There are three type of On grid or grid-tie inverters (for details on what is a grid-tie inverter, you can refer to an earlier post http://goo.gl/0jtWMl). They are 1. Micro inverter 2. String inverter 3. Central inverter. A Micro inverter is connected a single solar panel to convert its generated DC current to AC current. This AC current from each micro inverter is then combined together with the output from other Micro inverters to send it to the grid. Typical ratings for Maximum DC input power (Pdcmax) Micro inverter are typically around 250Wp to 300Wp. That’s the Maximum size of the panel that can be connected to each Micro inverter. Here is the short video on their micro inverter from ABB.
A String inverter is connected to a series of solar panels rather than to just a single panel as in the case of micro inverters. AC current from a string inverter can then be combined with output from other String inverters. A “string” here means series of solar panels. The rated Maximum DC input power (Pdcmax) for these inverters will be in the range of 2 – 30kWp.Here is the short video on their string inverters from ABB.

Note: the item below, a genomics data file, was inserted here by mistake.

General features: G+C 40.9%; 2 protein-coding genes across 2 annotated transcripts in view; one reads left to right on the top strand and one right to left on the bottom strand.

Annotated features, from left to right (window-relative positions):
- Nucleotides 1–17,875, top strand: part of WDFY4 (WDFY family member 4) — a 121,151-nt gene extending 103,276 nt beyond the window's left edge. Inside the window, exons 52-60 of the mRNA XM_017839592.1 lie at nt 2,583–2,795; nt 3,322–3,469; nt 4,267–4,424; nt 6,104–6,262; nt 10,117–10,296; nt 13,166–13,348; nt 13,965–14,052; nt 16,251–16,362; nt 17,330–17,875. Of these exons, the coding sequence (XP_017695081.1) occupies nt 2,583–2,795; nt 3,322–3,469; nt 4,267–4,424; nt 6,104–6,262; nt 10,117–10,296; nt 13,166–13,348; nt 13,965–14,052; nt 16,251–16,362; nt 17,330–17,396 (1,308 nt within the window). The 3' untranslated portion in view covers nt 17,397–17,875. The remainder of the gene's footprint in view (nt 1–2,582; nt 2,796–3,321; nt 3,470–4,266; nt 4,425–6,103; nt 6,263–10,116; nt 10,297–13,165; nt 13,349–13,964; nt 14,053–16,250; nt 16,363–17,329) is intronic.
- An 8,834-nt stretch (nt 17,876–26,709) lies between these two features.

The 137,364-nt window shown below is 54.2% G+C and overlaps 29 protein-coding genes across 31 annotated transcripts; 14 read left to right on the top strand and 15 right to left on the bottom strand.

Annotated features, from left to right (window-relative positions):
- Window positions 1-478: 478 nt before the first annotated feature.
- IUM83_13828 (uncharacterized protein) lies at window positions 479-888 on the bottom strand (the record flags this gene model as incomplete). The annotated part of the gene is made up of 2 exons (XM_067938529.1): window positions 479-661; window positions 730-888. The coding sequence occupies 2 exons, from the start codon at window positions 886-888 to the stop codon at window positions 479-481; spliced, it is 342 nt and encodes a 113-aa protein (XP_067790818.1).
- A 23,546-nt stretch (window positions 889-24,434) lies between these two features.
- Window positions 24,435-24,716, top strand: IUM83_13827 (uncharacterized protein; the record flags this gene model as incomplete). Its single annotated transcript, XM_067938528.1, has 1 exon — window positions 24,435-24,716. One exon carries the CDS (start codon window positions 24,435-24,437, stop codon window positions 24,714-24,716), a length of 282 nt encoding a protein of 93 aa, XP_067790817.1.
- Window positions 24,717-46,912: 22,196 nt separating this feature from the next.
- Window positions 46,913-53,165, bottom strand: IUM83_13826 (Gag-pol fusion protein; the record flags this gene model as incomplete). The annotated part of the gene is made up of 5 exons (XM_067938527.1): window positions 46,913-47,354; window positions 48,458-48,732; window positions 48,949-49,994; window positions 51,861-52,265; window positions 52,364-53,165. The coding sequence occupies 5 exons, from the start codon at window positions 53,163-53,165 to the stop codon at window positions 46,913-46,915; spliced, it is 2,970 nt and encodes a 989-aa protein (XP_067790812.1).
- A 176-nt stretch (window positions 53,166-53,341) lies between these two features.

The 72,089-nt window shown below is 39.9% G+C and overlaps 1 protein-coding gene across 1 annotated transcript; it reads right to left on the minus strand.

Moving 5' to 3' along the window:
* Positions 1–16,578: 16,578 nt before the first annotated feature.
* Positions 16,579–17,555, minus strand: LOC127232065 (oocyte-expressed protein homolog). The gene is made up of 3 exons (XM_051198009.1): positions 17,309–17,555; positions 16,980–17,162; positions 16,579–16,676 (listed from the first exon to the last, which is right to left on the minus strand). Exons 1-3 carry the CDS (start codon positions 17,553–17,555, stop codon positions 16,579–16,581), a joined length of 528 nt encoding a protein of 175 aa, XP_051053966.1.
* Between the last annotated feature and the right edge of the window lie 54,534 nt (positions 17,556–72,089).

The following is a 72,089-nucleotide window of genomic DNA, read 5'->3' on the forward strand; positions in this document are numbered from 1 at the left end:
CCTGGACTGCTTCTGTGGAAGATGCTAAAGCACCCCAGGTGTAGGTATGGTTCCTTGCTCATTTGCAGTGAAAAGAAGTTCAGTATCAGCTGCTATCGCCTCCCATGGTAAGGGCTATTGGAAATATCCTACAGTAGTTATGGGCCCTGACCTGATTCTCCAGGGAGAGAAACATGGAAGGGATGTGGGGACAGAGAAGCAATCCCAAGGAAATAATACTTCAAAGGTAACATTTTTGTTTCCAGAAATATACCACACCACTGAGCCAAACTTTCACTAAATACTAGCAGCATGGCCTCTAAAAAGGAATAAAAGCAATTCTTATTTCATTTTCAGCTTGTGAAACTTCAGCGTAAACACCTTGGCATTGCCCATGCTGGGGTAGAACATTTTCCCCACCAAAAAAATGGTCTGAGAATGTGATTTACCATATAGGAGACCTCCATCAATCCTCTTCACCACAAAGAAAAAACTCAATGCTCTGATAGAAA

A Central inverter is connected to a series of strings of solar panels rather to just a single string as in the String inverter. In this architecture, the generated DC power from a series of solar panels is connected in parallel with the output from other series of solar solar panels at a combiner box. The DC output from a combiner box is then connected to a single central inverters. The rated Maximum DC input power (Pdcmax) for these inverters will be in the range of 50 – 1MWp. Here is the short video on their Central inverters from ABB.
There are practical advantages and disadvantages to each type of solar architecture. We will discuss merits and demerits of each in a different blog post.